Eliana Sanchez Marban made the trek across the border from Mexico to the United States when she was just 7 years old. She and her brother followed their parents, who'd already made plans to restart their lives here.
"We came in a car," she recalled. "We were fortunate enough to not have to travel by feet like my mom had to. While we were crossing, we had to pretend to be sleeping so that they wouldn't question us."
Sanchez Marban, now 25, is one of the thousands in Minnesota who have benefited from DACA, which is shorthand for Deferred Action for Childhood Arrivals. The DACA program allows qualified immigrants temporary status that permits them to stay, work and gain access to other benefits.
Now the program is in jeopardy. President Trump, who had voiced support for DACA earlier in his presidency, faces the threat of a lawsuit by a group of conservative attorneys general who want to see DACA ended.
Sanchez Marban has been advocating for immigrant causes since before the DACA program existed. She became an activist for immigrant rights in high school, and helped organize a walkout from Roosevelt High School in 2011, the spring before she graduated. While everyone else around her was making plans, she and a group of undocumented students thought: What's next for us?
"We wanted to find a way to obtain legal status," she said. "And have a voice to let the president at the time know, 'Hey, we are here and there is a lot of us ... This is not our fault. We didn't choose this. We are here and this is our life, we are almost Americans. And what do we do now?'"
Those students eventually received permission to work in the United States. They got driver's licenses and Social Security cards.
Those benefits came five years ago, when the Obama administration began the DACA program. It doesn't give students permanent residency or a path to citizenship, but it allows those who came to the United States as minors to work and renew that authorization every two years — as long as they stay eligible and keep a clean record.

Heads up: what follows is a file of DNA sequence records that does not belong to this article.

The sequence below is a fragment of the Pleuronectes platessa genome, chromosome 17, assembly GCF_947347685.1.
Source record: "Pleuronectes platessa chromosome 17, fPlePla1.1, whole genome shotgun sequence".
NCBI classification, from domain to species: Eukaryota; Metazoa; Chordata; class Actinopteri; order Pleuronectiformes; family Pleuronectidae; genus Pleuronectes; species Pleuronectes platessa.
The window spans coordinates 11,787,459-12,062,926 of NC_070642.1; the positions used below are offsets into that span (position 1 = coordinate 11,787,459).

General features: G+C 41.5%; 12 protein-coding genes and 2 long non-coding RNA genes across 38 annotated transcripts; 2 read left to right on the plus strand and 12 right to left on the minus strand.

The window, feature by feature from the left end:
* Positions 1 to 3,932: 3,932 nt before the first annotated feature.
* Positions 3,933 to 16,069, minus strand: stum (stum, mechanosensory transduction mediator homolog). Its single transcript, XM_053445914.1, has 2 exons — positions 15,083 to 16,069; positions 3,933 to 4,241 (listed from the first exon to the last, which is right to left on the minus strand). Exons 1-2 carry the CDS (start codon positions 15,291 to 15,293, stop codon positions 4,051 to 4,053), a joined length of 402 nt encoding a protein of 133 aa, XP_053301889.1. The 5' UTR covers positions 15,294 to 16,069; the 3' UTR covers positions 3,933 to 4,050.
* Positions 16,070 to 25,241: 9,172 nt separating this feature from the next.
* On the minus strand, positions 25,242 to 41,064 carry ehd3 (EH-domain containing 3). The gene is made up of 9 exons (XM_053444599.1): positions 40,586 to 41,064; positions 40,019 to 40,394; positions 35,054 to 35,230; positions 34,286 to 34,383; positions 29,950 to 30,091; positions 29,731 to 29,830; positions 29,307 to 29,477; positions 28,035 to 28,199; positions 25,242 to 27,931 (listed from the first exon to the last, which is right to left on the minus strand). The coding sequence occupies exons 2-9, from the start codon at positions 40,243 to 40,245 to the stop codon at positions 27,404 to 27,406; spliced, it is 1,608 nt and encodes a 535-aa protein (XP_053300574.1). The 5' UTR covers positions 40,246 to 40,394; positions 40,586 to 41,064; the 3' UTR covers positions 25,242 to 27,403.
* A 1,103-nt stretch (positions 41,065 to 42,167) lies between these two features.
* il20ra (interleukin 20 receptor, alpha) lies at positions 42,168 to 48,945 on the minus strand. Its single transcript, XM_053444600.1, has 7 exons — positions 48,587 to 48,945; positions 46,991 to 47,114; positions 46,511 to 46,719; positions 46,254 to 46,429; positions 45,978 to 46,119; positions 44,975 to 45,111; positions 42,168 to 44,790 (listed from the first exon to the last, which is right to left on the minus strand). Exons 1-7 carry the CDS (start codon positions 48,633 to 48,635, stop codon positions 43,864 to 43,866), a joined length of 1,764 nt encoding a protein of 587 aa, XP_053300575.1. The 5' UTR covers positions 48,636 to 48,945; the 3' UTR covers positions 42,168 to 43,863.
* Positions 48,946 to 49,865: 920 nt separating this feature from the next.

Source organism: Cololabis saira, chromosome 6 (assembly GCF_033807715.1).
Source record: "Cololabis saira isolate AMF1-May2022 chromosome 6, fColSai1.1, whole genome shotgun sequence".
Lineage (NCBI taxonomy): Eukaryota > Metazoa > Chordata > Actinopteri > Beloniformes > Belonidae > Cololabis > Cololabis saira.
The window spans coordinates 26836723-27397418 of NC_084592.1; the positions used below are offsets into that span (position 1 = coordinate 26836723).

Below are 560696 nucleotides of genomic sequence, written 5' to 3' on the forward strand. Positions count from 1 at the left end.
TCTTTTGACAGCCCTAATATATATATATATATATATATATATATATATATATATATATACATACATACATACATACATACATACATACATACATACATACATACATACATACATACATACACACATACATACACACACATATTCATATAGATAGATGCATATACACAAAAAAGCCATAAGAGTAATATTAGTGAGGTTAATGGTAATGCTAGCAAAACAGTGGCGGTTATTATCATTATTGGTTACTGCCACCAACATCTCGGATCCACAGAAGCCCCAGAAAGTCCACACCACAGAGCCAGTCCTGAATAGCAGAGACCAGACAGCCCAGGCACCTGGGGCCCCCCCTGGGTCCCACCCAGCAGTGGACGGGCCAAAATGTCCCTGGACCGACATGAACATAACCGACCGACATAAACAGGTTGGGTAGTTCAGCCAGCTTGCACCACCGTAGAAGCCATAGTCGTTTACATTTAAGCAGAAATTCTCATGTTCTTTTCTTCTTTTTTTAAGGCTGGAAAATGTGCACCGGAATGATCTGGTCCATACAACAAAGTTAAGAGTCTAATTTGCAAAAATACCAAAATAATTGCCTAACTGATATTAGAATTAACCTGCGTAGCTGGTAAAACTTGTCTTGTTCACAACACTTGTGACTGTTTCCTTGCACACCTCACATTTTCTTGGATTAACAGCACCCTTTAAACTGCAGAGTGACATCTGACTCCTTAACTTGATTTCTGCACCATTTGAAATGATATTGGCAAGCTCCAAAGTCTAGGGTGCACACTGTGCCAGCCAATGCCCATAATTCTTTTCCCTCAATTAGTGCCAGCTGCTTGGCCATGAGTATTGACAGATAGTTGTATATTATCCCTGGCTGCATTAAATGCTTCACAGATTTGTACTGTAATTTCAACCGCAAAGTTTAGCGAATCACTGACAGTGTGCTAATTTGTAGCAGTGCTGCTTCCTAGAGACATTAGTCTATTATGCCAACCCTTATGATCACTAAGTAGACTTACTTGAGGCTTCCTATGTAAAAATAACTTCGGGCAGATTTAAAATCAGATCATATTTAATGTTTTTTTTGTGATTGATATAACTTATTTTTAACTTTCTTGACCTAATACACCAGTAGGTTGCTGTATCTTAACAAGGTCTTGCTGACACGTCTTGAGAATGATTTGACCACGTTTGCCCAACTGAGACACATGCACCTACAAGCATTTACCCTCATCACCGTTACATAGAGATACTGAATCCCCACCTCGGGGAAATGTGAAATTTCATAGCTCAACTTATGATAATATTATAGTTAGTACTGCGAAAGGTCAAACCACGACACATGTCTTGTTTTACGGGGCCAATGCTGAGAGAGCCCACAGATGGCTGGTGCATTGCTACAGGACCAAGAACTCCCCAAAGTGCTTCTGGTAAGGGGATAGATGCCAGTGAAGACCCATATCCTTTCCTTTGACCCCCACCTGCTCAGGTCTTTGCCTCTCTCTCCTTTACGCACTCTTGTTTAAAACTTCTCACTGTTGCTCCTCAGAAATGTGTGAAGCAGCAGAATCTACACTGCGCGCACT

Nationally, about 800,000 undocumented immigrants are DACA recipients, often referred to as "Dreamers." Sanchez Marban — a legal assistant with an immigration law firm in Minneapolis — is one of more than 6,000 in Minnesota.
"I feel like I am someone here," she said. "I'm not just a person who's constantly hiding."
But the program she depends on may be about to end. Jeff Sessions, the U.S. attorney general, has called DACA "very questionable in my opinion constitutionally."
It will be up to Sessions to defend the program in federal court if 10 state attorneys general — from Texas, Arkansas, Alabama, Idaho, Kansas, Louisiana, Nebraska, South Carolina, Tennessee and West Virginia — follow through on their threat to sue the administration unless it acts to rescind DACA by next Tuesday.
Trump hasn't announced a decision. He promised to end DACA on the campaign trail. But after he took office, he said Dreamers can "rest easy."
The program is popular, even among Trump supporters — and research shows that it's helped undocumented immigrants contribute to the economy.
Immigration advocates have been examining the possibilities of three scenarios that a lawsuit would bring.
No. 1: The program stays in place. No. 2: DACA is closed to new applicants, with existing recipients able work until their authorization runs out. And No. 3: The program is shut down, everyone loses their ability to work legally, and those currently covered would be at risk of deportation.
John Keller, the executive director of the Immigrant Law Center of Minnesota, said that based on the president's comments about DACA since taking office, it would be natural to expect him to fight the lawsuit.
"If the litigation is brought, the normal response from a president who has said he supports the program would be to defend DACA in court," he said.
For Dreamers like Eliana Sanchez Marban, the program's uncertain future is weighing heavily. She helps her mom and siblings financially. She drives them to the grocery store and medical appointments.
"This has been my home for the past 17 years," she said. "I don't know what I would do. It's really scary, and it sucks that I have to think about it almost every day, but it's there."
If the program ends, she may have to go back to hiding.